China is scaling up its nuclear power plans in a big way. Its goal is to build 70 gigawatts worth of nuclear capacity by 2020 — 50 percent higher than its 2020 target was five years ago. It looks like uranium, still unpopular in the U.S. is finding big fans in Asia.
Achieving this goal will cost the country as much as $59 billion for 28 more reactors — 20 of which are already in the process of being built. As of this year, China is home for one-third of the world’s nuclear power construction. And the industry looks pretty healthy. Nuclear is thriving in its relatively lax regulatory environment. In the U.S., projects can be bound up in red tape for years before inevitably being abandoned. In China, plants can be built in just four years, like clockwork.
But the country isn’t the largest nuclear generator in the world, it’s simply the fastest growing. In fact, nuclear only provides about 2 percent of the energy used in the country, compared to 19.7 percent in the U.S., and more than 75 percent in France.
China still consumes more coal than any nation on earth — but it knows that has to change. That’s one of the reasons it’s pushing so hard to build rectors — to limit reliance on dirty power while also expanding the energy supply to meet skyrocketing demand. After the United Nations climate talks in Copenhagen went bust, China said it would ramp up efforts to cut emissions. Nuclear could help it make good on its word.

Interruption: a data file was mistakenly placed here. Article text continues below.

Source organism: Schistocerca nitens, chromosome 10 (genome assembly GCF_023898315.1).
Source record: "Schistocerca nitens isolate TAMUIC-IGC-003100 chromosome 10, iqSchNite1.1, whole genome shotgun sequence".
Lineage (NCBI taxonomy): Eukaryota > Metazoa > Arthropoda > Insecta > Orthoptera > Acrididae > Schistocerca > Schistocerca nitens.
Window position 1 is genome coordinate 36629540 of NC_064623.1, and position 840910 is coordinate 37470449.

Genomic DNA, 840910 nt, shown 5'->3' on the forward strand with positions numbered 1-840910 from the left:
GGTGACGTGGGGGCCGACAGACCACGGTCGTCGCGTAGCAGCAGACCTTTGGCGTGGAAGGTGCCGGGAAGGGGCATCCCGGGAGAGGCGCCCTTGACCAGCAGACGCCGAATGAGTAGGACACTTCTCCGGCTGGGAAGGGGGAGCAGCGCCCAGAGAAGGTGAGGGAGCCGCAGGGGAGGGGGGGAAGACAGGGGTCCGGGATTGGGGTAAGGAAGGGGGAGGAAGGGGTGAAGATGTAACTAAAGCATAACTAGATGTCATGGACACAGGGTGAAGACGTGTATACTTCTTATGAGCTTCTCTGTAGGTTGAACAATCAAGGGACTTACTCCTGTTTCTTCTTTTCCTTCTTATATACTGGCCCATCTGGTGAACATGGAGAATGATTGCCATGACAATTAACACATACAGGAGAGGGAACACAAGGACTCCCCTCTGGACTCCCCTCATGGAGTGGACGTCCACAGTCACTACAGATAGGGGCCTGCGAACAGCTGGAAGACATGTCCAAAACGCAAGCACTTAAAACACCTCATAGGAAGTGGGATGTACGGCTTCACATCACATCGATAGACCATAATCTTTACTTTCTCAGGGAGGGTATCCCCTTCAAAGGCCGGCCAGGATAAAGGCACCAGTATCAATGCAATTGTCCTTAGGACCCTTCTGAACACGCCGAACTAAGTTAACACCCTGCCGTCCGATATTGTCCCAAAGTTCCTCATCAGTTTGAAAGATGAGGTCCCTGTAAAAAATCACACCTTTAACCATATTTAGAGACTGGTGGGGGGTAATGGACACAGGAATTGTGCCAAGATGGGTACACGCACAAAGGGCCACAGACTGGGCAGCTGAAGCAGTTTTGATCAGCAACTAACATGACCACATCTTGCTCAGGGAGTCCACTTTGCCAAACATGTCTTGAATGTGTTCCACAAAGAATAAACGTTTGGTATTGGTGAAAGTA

The difficulties associated with wind and solar energy in China have also made nuclear look more appealing. Without a well-developed electrical grid, much less a Smart Grid with adequate storage, fully harnessing distributed sources of energy is somewhat of a fool’s errand. The country is still investing in solar and wind — developing a market presence in the U.S. in both areas, as well (think SunTech) — but not as much as in nuclear.
China’s latest nuclear strategy will be detailed in full later this year. As it stands, the country is building more than twice as much new power as its closest competitor, Russia. In addition to delivering the power generated to its own people, China hopes to export it to its neighbors, including India, South Korea, and Russia — each of which are building more reactors than any other three countries outside of China. By selling nuclear energy abroad, Chinese companies will be competing directly with France’s Areva and General Electric.
Around the world, 370 gigawatts-worth of nuclear facilities are in operation. Another 200 gigawatts are currently under construction.